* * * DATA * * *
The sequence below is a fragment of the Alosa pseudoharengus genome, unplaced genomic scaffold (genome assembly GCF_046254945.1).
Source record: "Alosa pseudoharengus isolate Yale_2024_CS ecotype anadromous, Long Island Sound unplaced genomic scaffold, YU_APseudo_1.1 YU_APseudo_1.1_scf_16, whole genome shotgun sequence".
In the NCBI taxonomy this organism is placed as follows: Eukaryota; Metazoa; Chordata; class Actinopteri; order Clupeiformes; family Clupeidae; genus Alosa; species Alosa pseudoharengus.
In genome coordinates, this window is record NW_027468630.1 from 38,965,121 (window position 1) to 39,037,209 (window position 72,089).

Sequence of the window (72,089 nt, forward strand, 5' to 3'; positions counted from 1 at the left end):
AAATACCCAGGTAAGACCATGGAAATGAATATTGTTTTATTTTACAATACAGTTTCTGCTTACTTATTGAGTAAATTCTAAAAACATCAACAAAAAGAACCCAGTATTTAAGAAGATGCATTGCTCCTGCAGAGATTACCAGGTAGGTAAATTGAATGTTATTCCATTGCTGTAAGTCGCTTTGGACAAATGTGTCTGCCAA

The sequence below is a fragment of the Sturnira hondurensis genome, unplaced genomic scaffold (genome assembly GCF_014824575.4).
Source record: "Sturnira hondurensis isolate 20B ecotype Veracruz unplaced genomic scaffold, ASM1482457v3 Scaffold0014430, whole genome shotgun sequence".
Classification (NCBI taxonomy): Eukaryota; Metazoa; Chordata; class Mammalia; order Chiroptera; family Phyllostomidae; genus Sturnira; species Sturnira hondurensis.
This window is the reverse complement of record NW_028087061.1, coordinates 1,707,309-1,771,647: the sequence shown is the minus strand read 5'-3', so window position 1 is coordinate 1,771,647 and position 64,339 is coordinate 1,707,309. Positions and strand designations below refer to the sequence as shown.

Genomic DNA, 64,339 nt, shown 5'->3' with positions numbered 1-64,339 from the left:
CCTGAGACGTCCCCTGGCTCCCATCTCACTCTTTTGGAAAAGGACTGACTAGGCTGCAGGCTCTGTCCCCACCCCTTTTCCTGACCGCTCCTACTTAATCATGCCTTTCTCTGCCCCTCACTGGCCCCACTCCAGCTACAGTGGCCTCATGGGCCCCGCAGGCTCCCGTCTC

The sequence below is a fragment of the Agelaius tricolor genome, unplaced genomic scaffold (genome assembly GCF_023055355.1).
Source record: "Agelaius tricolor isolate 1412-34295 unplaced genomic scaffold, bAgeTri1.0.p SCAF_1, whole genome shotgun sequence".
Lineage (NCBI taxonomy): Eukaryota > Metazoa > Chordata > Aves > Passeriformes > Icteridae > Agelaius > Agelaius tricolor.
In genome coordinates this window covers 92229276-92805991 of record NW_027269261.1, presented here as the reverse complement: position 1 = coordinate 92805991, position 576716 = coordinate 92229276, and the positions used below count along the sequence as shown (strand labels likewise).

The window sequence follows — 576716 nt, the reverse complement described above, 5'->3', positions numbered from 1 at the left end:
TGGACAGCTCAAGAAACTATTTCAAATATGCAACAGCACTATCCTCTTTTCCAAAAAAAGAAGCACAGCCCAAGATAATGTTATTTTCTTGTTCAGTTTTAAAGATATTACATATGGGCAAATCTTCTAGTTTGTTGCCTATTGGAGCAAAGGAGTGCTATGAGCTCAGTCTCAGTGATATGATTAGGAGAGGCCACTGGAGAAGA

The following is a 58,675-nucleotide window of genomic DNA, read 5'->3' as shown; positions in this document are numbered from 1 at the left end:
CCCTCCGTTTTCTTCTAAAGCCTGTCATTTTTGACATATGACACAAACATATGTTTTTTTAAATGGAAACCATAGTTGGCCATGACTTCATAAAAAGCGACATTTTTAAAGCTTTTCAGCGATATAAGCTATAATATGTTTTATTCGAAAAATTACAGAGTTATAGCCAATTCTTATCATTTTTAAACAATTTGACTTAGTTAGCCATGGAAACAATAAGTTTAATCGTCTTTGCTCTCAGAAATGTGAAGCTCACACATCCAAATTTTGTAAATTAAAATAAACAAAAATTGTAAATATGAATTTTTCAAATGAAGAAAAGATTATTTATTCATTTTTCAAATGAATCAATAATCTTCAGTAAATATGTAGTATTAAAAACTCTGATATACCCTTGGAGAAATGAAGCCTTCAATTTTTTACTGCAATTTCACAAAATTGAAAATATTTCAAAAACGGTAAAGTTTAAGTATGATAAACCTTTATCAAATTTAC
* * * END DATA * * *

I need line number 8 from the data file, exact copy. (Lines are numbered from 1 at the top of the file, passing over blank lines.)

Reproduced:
Source record: "Sturnira hondurensis isolate 20B ecotype Veracruz unplaced genomic scaffold, ASM1482457v3 Scaffold0014430, whole genome shotgun sequence".